Jacob Rees-Mogg is the stupid kind of Tory’s idea of what a clever kind of Tory ought to sound like. He knows a few long and obscure words. He can employ a smattering of the Latin phrases that he picked up during his education at an expensive academy near Slough. Among the easily bamboozled, the double-breasted suits, the retro spectacles and the patrician drawl can be confused with seriousness. So I suppose that this attempt to show that he deserves a reputation as a Tory intellectual may do quite well at the bookshop at the next Conservative conference. Yet even the dimmer type of Tory may twig that they have been duped once they embark on 400-plus pages of inch-deep ponderings conveyed in plodding prose.
Rees-Mogg has written this book because in some way – or so he thinks – the people he seeks to delineate symbolise the political causes he espouses today. It is a tragedy for those of us who share his views on Europe and the Conservative Party that he should inadvertently undermine his case by this caricature of history.
The Victorians is written (or, as Rees-Mogg confesses, dictated) in a plodding, laborious and barely readable style, completely lacking in humour, sophistication or polish as well as in every other literary quality. Here’s a sample: “Disraeli, as we know, was especially good at being rude and, although we have a persistent image of the Victorians as bound by rigid rules of decorum and politeness, their politicians could be appallingly rude in ways that would be ruled out of order today and Disraeli was especially the master of the jibe.” And so on, and on, and on, in one lame, banal, poorly structured sentence after another, for more than 450 pages...The Victorians is hopelessly inadequate as history, but it’s also too badly written, too pompous and too cliché-ridden in every sense to serve its real purpose as providing any kind of historical justification for Brexit.
Having set up his Aunt Sally, Rees-Mogg embarks on his mission to rescue the Victorians. His method is to focus on 11 men and one woman, the queen-empress herself. Some historians, he admits, “quarrel about the importance of individuals in the development of history and argue about how much would have happened anyway”. This is true enough. “However, the drive and industry of certain people cannot be ignored and the effects of their lives and their decisions can in fact be discerned and something of their impact glimpsed.” This is true, too: so true that no sane person would deny it, so there seems little point writing it down.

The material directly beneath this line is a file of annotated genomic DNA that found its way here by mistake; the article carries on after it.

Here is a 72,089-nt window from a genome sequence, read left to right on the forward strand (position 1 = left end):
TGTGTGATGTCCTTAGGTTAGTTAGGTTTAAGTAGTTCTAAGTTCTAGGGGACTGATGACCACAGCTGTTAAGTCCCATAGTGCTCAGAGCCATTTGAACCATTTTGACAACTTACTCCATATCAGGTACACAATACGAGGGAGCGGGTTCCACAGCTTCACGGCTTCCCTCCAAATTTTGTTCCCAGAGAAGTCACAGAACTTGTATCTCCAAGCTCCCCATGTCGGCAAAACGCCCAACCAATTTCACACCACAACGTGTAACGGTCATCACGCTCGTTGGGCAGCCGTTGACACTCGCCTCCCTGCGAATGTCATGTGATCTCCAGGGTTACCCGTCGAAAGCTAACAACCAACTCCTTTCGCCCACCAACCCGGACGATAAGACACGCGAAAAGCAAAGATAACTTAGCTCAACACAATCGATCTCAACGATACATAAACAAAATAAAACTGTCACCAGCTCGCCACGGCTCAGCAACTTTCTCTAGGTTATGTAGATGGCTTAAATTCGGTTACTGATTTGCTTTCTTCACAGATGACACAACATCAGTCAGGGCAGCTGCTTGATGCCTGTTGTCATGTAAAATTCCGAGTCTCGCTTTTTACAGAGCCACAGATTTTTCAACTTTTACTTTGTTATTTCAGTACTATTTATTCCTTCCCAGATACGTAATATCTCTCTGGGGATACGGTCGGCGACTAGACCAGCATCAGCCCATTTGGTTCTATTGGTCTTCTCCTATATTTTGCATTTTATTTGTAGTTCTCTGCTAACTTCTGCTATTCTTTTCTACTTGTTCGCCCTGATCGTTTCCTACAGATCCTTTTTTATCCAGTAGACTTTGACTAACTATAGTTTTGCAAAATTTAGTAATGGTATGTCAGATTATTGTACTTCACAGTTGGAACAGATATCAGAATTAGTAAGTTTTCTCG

Rees-Mogg appears to have made a virtue of ignoring most relevant scholarship of the past 50 years, and the irony is that – for all his fan-boying over General Gordon and Co – has little interest in the actual Victorians. Instead the esteemed member for North East Somerset prefers to rehash half-remembered anecdotes from a Boy’s Own story, or perhaps tales told by his nanny. The book really belongs in the celebrity autobiography section of the bookstore. At best, it can be seen as a curious artefact of the kind of sentimental jingoism and empire-nostalgia currently afflicting our country.
This, then, is biography as manifesto, although even that is to dignify The Victorians with a coherence it doesn’t possess. In the space of a few paragraphs Rees-Mogg tells us that the Victorian age was strong and stable, except for those times when it was trembling on the brink of revolution. The royal family was a beloved rallying point for the nation, as long as you don’t count that time in 1855 when Albert and Victoria were so unpopular that they were rumoured to have been arrested and locked up in the Tower...In parliament, Rees-Mogg is often referred to as “the honourable member for the 18th century”, a nod to those funny clothes he wears, along with pretending not to know the name of any modern pop songs. What a shame, then, that he has not absorbed any of the intellectual and creative elegance that flourished during that period.
The Victorians consists of a dozen clumsily written pompous schoolboy compositions about 19th-century characters. Prince Albert is praised as “truly virtuous”. The cricketer WG Grace and the crackpot General Gordon are seen as great patriots. Rees-Mogg’s first hero is Sir Robert Peel, because he was prepared to split the Conservative Party for patriotic reasons. In the Rees-Mogg version, Peel’s decision to abolish the corn laws and support free trade rather than tariffs on imported corn becomes a parable about the European Research Group’s patriotic decision to face down the Tory wets.... Rees-Mogg proudly says at the outset that his book will be “anathema to the present-day politically correct elite”. But also anathema, surely, to anyone with an ounce of historical, or simply common, sense.